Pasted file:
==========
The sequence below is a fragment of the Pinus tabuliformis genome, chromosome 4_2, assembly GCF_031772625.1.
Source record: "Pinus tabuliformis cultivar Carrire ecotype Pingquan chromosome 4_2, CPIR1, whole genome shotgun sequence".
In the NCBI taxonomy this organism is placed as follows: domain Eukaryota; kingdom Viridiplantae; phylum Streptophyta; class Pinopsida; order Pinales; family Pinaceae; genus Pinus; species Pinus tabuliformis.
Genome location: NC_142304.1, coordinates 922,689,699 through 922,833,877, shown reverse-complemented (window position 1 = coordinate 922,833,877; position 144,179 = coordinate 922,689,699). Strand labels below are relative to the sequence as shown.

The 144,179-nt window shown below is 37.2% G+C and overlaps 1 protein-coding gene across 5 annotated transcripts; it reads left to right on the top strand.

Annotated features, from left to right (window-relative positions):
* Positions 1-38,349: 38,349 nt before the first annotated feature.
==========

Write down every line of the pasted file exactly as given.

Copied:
The sequence below is a fragment of the Pinus tabuliformis genome, chromosome 4_2, assembly GCF_031772625.1.
Source record: "Pinus tabuliformis cultivar Carrire ecotype Pingquan chromosome 4_2, CPIR1, whole genome shotgun sequence".
In the NCBI taxonomy this organism is placed as follows: domain Eukaryota; kingdom Viridiplantae; phylum Streptophyta; class Pinopsida; order Pinales; family Pinaceae; genus Pinus; species Pinus tabuliformis.
Genome location: NC_142304.1, coordinates 922,689,699 through 922,833,877, shown reverse-complemented (window position 1 = coordinate 922,833,877; position 144,179 = coordinate 922,689,699). Strand labels below are relative to the sequence as shown.

The 144,179-nt window shown below is 37.2% G+C and overlaps 1 protein-coding gene across 5 annotated transcripts; it reads left to right on the top strand.

Annotated features, from left to right (window-relative positions):
* Positions 1-38,349: 38,349 nt before the first annotated feature.